Where do you get infusions, what's that like? - NRAS

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Where do you get infusions, what's that like?

For those of you that get infusions, where do you get them?

Are you in a room by yourself or are you in a room with others?

Are there people with cancer, other conditions there as well?

What do you usually bring with you or who? I mean what is

there to do? Does everyone talk, have coffee? Lunch?

10 Replies

When I had infusions, I went to my doctors office - just down the hall from

the actual surgery rooms in the hospital. There was one recliner and a

television and nobody else was in the room, it was set up to be

an individual treatment room side by side with others in the other rooms

getting treatment too. It was comfortable enough. They served juice,

fizzy drinks, water whatever and snacks. The nurse went from room to

room to start the IV's and to check them. She served drinks, snacks too.

I went alone.. played on my phone a bit and kept watching the clock.. I

think that I would have rather been with other people to talk..

Next time I am going to read a good book. I'm going to take a light lunch.

4 hours is a long time - they told me that they run the IV that long for

this kind of medicine. X


I have mine in a infusion bay with around 16 others, we all appear to have different types of infusions. I am only there around 2.5 hours, so I may be offered a drink if the timing is right. I always take my kindle to read and a bottle of water. I have had infusions at two hospitals the first was a lot smaller only 5 people, a tv to watch and lunch, coffee offered every hour. So I think they are all different but for me the most important thing is getting my drug, and the nurses are very good in both hospitals, just very busy at the one I go to now.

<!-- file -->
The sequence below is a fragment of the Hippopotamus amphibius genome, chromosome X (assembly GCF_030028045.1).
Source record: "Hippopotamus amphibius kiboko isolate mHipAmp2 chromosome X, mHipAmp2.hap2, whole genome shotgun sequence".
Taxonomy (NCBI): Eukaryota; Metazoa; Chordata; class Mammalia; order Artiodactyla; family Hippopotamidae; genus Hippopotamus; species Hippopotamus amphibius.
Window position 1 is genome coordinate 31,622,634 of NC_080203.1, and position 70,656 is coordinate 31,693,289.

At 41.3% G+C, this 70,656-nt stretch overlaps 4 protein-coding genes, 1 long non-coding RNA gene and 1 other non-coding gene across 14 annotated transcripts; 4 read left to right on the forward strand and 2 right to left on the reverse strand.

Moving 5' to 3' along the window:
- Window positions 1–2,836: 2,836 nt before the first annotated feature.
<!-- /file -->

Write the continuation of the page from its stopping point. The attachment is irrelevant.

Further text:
When I had my infusions there were about 10 big chairs in the ward, all in a long line with a good gap between them. There were people with other conditions, but not cancer as they were in the cancer unit. Different infusions take different lengths of time, and appointments are at various times, so people were coming and going. A couple of people brought friends with them and they were able to pull chairs up and sit beside the person being treated, and visitors were allowed (you'd have to check the policy for your hospital). There was lunch of soup and sandwiches and morning and afternoon cups of tea. Everyone was friendly, there wasn't much chat but I was sleepy from the anti-histamine and didn't really want to chat. Most people had a book or music with them, some made phone calls - it's very relaxed. The bag of medicine is on a wheeled stand so you don't have to sit down all the time, and you can get to the loo. The nursing staff were great, and I was very impressed when I had a problem because they dealt with it very calmly even though it was quite urgent so the problem was over before I knew it and all was well.

I found that the staff on the ward were all very professional, so from the receptionist welcoming me to the doctor appearing to check me out I felt in very safe hands. After the first time there you know how things work and it feels more comfortable.

I hope all goes well.


My infusions are done in the medical day case unit, so there are a mixture of us having different treatment. I Have always been the youngest there and the one that is first in and last out!

They seem to do a lot of blood transfusions and IV antibiotics. My infusion is made up in oncology pharmacy once the go ahead is given so if it they are busy there can be delays starting it.

The room seats five with lovely electric reclining chairs. I take my iPad, phone, kindle and normally friends pop in during the day. Lots of free drinks are offered during the day and a snack at lunchtime.